British Executions

James Wemyss

Age: unknown

Sex: male

Crime: murder

Date Of Execution: 16 Apr 1840

Crime Location:

Execution Place: unknown

Method: hanging

Executioner: unknown



A Full and Particular Account of the Execution of JAMES
WEMYSS, Umbrella Manufacturer, Grassmarket, Edin-
burgh, who was Hanged here on Thursday the 16th day of
April, 1840, for the Cruel and Barbarous Murder of his own
Wife, or reputed Wife, on the 27th of January last.

This unfortunate man was tried on the 16th of March last, and
was unanimously found guilty of the Murder of his wife, as libel-
led, by a respectable jury ; both his victim and himself being in a
state of beastly intoxication at the time, and was sentenced to be
fed upon bread and water only, till the 6th day of April; on which
day he was to be taken from the jail to such place as the Lord
Provost and Magistrates of Edinburgh should appoint, and there to
be hanged by the neck, by the hands of the common Hangman,
till he was dead, and his body to be afterwards buried within the
precincts of the jail. Though Wemyss appeared quite careless and
unconcerned during the whole proceedings of the trial, and even
while the awful sentence of the law was pronouncing, he was
no sooner removed from the bar, than he became fully aware
of his dreadful situation, and his assumed hardihood forsook
him; indeed he appeared quite overcome while he was con-
veyed to jail. He was brought up in great ignorance, and
could neither read nor write, nor was of any religious persuasion
whatever. He was regularly visited by Mr Hyslop, the Chap-
lain of the jail, and by the Rev. Mr Sym of Greyfriars Church,
to whose pious discourses and exhortations he seemed to give due
and apparent thankful attention.

April 16, 1840.—The ill-fated James Wemyss suffered the last
penalty of the law this morning on the scaffold, which was erected
at the usual place in the   Lawnmarket, he having   been respited
for   ten   days    after   the   6th of   April.    He was previously re-
moved from the Calton Jail to the Lock-up-House, where he was   
soon waited on by the officiating Clergymen, who continued in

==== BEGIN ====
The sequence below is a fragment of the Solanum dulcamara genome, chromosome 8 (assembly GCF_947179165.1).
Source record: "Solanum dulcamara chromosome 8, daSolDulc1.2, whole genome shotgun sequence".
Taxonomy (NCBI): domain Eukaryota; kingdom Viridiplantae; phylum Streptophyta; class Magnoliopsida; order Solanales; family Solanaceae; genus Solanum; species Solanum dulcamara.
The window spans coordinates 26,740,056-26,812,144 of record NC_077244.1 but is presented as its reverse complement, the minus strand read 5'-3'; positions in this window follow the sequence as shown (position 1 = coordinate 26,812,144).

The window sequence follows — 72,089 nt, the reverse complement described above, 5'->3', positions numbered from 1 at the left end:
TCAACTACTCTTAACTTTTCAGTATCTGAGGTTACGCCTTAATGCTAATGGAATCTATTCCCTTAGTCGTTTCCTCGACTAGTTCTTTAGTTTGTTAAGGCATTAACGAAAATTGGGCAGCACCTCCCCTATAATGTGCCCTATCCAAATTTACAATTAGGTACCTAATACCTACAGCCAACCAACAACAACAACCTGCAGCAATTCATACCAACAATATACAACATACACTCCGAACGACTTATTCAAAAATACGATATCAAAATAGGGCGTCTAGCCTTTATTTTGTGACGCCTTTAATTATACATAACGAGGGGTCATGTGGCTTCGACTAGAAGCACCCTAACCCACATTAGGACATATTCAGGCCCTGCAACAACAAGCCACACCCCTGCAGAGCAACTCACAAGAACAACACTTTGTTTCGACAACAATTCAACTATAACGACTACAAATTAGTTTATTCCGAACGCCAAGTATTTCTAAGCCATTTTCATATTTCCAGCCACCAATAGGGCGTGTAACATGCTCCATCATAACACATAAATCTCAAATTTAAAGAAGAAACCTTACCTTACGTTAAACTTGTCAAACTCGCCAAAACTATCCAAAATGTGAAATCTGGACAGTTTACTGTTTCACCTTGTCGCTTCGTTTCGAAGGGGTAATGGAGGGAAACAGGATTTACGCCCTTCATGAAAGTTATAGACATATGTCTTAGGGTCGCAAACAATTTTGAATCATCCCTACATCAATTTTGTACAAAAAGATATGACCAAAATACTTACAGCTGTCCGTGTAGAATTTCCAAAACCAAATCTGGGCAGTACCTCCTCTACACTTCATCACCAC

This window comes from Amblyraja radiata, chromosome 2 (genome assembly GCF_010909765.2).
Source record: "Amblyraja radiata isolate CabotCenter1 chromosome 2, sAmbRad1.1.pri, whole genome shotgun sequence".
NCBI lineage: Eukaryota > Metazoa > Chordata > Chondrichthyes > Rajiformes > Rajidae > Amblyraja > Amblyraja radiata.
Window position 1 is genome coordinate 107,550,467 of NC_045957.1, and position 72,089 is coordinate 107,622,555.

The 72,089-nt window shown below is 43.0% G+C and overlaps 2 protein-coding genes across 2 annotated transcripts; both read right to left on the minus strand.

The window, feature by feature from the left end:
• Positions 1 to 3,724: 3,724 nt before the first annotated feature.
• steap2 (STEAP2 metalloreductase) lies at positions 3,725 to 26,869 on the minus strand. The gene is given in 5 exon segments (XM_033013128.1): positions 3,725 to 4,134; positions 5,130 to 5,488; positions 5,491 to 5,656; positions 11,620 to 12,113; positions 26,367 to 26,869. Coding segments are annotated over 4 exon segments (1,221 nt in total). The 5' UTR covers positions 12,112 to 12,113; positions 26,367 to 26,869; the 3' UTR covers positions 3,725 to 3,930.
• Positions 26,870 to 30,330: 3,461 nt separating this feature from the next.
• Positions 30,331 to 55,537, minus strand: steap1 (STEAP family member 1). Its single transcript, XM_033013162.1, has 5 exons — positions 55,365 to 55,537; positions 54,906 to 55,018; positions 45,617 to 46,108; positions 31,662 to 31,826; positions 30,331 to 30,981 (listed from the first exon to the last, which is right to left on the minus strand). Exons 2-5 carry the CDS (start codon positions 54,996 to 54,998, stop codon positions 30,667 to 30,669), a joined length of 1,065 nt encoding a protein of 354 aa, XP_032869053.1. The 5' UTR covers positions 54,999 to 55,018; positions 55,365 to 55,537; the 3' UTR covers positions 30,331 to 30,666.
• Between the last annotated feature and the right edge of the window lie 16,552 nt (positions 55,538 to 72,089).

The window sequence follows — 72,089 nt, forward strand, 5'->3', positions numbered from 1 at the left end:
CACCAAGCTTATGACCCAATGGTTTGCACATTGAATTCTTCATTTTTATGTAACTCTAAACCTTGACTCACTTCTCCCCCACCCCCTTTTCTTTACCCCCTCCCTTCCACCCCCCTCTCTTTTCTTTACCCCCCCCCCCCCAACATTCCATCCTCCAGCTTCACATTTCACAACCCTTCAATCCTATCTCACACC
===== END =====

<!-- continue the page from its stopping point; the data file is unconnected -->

conversation and religious exercises with him till a late hour, and
to whose earnest prayers and pious discourses he paid the greatest
attention.    He confessed and acknowledged the justice of his sen-
tence, and sadly lamented the awful crime he had committed, and
the unlawful and sinful life he had latterly led, for which he was
now about to suffer ignominiously ; and most earnestly beseeching
all those who saw or heard of his sad fate, to avoid drinking ardent
and intoxicating liquors, and the company of loose, disorderly and
debauched people, which was the ruin of millions, as well as him.
After praying privately very eanestly, he was advised to lie down,
which he did, and slept for a short while, occasionally sighing and
groaning very bitterly.    He then   rose, and, after praying again
privately, partook of a very little refreshment.   Soon after the Rev.
Clergymen arrived, Dr Hunter, Mr Sym and Mr Hyslop, the Chap-
lain of the Jail, and Wemyss was brought to the Hall, where his
arms were pinioned, and where after the arrival of the officiating
Magistrates and their officers, a psalm was sung and earnest prayers
offered up to the throne of Grace on his behalf; and where also he
most thankfully acknowledged the great kindness and attention he
had received, not only from the Rev. Clergymen, who he said, were
most assiduous in their endeavours to enlighten his dark and dis-   
mal mind, and to bring it to a proper sense of his awful situation,
but likewise from the Governor of the Jail, and all under him.   The
melancholy procession then formed, and moved slowly up to the
scaffold, whereon he appeared a few minutes after eight o'clock, de-
cently dressed.    His appearance indeed indicated that he had un-
dergone much mental suffering, and when we saw him on the scaf-
fold, we could not actually recognize the firm and cool character
which we witnessed at his trial.    To the astonishment of the spec-
tators, he seemed ro be quite dead when he received the first fall,
but in a few seconds the convulsions of departing life revived, and
he suffered most awfully before life became extinct, which took
place in a few minutes.

Menzies, Printer, Edinbur


This report begins: 'A Full and Particular Account of the Execution of James Wemyss, Umbrella Manufacturer, Grassmarket, Edinburgh, who was Hanged there on Thursday the 16th day of April, 1840, for the Cruel and Barbarous Murder of his own Wife, or reputed Wife, on the 27th of January last.' The sheet was printed by Menzies of Edinburgh.

Wemyss and his wife, Sally McRavey, who had once been tinkers, had settled in Plainstane Close, Edinburgh. However, they were prone to drinking and it is while both were arguing and in a 'state of beastly intoxication' that Wemyss murdered his wife. He then put her to bed and made his escape. He was caught soon after, tried and condemned. He was around 40 years old.

Although this report only hints at it, the executioner, John Scott, made a mistake in his first attempt at the drop. He didn't take the correct bolt out, much to the crowd's horror. An official noticed and soon Wemyss was 'launched into eternity'.